After months of traveling through some less than gay-friendly locations, we find that we wrestle with what has essentially become a half in, half out of the closet lifestyle. As gay travelers, are there times when we should go back inside the closet? And if we do go back in, how far is too far? Dani and I certainly haven’t crawled back in and shut the door, but we do play a bit of hokey pokey while we travel, putting one foot in, one foot out of the travel closet.
After living in gay-friendly locations like London, Brighton and parts of Germany prior to shifting into full-time digital nomadism, it has been nearly a decade since either of us have ever really had to deal with this issue. Travelling through Central America for seven months this past year, however, we found that there were automatically times when we just knew it would be better not to hold hands, and to keep public displays of affection to a minimum, and other times where we were pleasantly surprised at the openness of the gay community and joined right in.
Bringing extra attention to ourselves in foreign countries where gay rights are about as low on a political agenda as cleaning up political corruption seems like it is not a smart idea. There is no question that coming out and being open are the first steps toward full acceptance within wider society, but as eternal foreigners, it is hard to be willing to take those risks in other countries, especially when homophobia seems to be increasing in some areas despite progress being made in others. In Brazil, a country with one of the largest gay communities in Latin America and over 150 Gay Pride Parades throughout the country (including the world’s largest, Sao Paolo, with over 3.3 million partygoers each year), over 250 members of the gay community were killed in 2010. How to approach such a country as a gay traveler? Engage in the community and take that risk, or keep quiet, soak up the sun and move on without saying anything at all?
While traveling in London, Munich, Milan or New York, we never hesitate to hold hands and smooch as any other couple does. Those who are shocked or stare can learn a lesson or two – yes, this is what a lesbian couple can look like, and no, us loving each other has nothing to do with anyone else’s satisfaction. In fact, even in Mexico City, we felt completely at ease touring the metropolis hand in hand, as the city was surprisingly gay-friendly. In such large cities, at least in the west, we feel that we not only have the right to show our affection for each other, but that it should not even be a consideration to hide who we are.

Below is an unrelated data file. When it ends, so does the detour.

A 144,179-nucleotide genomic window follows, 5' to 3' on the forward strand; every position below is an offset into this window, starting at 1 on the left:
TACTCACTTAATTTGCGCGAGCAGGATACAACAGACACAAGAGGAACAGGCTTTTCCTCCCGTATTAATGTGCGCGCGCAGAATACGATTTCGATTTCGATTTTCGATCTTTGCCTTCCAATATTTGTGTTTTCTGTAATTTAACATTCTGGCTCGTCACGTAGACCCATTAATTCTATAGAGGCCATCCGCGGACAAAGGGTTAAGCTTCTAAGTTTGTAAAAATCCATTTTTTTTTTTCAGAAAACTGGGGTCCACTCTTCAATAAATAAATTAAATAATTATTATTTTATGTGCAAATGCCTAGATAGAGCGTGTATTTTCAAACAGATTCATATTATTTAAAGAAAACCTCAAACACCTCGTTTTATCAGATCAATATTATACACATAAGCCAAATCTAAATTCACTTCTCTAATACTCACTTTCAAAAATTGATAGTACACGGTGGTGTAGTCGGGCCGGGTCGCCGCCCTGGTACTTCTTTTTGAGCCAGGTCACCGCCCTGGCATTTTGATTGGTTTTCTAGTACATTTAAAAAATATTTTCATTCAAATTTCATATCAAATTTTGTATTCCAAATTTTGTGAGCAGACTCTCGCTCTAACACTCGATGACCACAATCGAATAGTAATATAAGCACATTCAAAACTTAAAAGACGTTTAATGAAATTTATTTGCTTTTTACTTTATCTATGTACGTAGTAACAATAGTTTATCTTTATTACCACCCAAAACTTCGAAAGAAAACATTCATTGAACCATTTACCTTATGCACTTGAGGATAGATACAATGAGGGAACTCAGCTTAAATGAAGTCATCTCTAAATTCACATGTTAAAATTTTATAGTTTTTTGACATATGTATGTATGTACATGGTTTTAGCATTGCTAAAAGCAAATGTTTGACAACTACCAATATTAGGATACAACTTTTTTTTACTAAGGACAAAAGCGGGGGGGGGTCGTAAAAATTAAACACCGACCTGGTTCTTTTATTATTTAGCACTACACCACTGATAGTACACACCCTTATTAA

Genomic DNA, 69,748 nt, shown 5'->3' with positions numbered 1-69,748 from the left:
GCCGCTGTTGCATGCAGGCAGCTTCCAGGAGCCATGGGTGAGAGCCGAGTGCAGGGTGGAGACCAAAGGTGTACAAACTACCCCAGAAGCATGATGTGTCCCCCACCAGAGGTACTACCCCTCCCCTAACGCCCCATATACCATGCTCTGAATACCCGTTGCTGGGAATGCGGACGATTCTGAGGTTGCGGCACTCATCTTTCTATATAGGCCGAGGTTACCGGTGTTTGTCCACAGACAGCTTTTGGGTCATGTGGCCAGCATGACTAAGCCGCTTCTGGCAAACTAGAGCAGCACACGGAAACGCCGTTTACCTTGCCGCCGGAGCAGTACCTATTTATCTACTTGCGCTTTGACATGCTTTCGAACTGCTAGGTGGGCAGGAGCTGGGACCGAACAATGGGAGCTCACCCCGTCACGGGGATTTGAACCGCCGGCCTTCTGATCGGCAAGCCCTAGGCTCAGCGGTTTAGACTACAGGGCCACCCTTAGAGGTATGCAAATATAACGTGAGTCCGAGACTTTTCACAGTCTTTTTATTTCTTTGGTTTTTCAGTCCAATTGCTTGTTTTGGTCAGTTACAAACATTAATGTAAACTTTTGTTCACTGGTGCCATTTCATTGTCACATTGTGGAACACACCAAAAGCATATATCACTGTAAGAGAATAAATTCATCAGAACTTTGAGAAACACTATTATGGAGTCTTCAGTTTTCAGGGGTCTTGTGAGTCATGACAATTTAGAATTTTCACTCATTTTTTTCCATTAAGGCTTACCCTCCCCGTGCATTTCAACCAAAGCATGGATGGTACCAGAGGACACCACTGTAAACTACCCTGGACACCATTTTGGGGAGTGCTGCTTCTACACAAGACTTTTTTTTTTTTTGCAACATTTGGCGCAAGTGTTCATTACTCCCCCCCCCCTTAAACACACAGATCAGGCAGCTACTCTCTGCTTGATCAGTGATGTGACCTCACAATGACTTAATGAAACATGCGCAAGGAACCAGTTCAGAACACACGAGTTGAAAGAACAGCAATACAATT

Holding hands through Honduras, or almost anywhere in Central America, was a different story entirely. With the exception of Belize (where homosexual acts are a punishable offense), gay and lesbian couples have the right to show their affection in public. However, although loved-up heterosexual Latinos engage in full-blown make out sessions throughout the region, we never once saw a gay or lesbian couple as much as hint at affection. Additionally, with the exception of Manuel Antonio in Costa Rica and a few very private (and exclusive) gay resorts in other Central American countries, gay-friendly tourism is nearly non-existent here.
However, we tend to be travelers first; we would never say that regions that are not gay-friendly are off-limits. Instead, adhering to the age-old ‘When in Rome’ adage, we follow suit and keep our public affection to stolen winks and private kisses.
For a short term vacation, this would hardly be an issue for us at all. However, as long-term travelers, this half-in, half-out of the closet stance can be an incredibly difficult status to maintain. There is certainly frustration at the very thought of being closeted, even if for safety reasons, and it is emotionally straining to essentially revert back to a lifestyle of not being as ‘out’ as we have otherwise always been.
A fellow gay travel blogger recently mentioned that in the last three months of Central American travel, he has never once come across another gay backpacker. But maybe he has. Maybe it has just been easier for gay travelers to keep that foot in the closet. 90% of people we’ve come across, locals or foreigners, have had no idea we were gay either. We certainly don’t hide it if asked, but we tend not to bring it up, either.
We want to know what you think – gay or straight, long-term traveler or holidaymaker.
Are you a gay/lesbian traveler? Are you open all the time when you travel regardless of the consequences? Do you live somewhere where a gay tourist might be in danger if they were to be open about their sexuality? We welcome any and all comments on this!